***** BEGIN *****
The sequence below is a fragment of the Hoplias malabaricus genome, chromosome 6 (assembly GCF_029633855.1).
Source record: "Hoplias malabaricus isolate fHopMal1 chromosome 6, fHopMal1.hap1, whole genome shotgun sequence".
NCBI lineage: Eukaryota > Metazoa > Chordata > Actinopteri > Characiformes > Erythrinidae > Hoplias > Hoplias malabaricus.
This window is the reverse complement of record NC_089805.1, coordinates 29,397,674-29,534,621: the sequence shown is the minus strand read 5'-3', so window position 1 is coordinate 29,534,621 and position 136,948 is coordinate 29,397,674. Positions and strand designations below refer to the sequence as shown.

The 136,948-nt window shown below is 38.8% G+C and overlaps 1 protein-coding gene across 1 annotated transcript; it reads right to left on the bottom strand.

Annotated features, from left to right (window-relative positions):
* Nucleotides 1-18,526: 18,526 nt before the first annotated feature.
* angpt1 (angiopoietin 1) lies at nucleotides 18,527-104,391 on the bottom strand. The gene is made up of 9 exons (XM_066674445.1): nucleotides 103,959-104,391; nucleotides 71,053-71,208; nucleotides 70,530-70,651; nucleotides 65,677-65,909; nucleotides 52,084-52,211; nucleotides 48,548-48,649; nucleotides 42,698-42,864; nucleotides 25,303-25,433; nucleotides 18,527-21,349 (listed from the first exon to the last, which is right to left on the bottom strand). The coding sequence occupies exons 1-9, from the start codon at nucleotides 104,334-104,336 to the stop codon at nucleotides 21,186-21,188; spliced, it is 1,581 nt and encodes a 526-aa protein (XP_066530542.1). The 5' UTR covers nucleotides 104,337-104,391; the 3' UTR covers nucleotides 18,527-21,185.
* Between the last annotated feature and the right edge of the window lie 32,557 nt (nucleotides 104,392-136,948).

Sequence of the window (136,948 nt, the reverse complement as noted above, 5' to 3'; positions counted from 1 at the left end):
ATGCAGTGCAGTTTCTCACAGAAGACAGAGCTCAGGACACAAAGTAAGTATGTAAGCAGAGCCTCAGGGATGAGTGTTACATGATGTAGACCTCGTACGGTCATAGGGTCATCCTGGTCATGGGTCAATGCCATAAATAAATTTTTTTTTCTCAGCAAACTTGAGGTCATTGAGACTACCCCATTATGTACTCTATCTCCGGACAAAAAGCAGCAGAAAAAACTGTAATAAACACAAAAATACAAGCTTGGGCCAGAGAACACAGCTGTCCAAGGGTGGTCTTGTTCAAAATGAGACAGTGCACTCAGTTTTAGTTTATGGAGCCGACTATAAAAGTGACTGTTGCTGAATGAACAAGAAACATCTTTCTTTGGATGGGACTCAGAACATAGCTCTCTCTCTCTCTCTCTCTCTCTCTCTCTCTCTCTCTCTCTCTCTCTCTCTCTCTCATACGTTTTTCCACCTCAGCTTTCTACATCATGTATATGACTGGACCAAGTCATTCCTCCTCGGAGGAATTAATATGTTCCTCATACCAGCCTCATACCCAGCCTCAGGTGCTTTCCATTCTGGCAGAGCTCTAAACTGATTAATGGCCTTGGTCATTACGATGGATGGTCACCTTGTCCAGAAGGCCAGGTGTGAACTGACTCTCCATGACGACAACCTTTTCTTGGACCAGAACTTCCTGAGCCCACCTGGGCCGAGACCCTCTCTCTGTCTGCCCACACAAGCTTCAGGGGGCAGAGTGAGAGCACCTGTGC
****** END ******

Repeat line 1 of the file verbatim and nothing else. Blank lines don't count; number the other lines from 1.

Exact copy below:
The sequence below is a fragment of the Hoplias malabaricus genome, chromosome 6 (assembly GCF_029633855.1).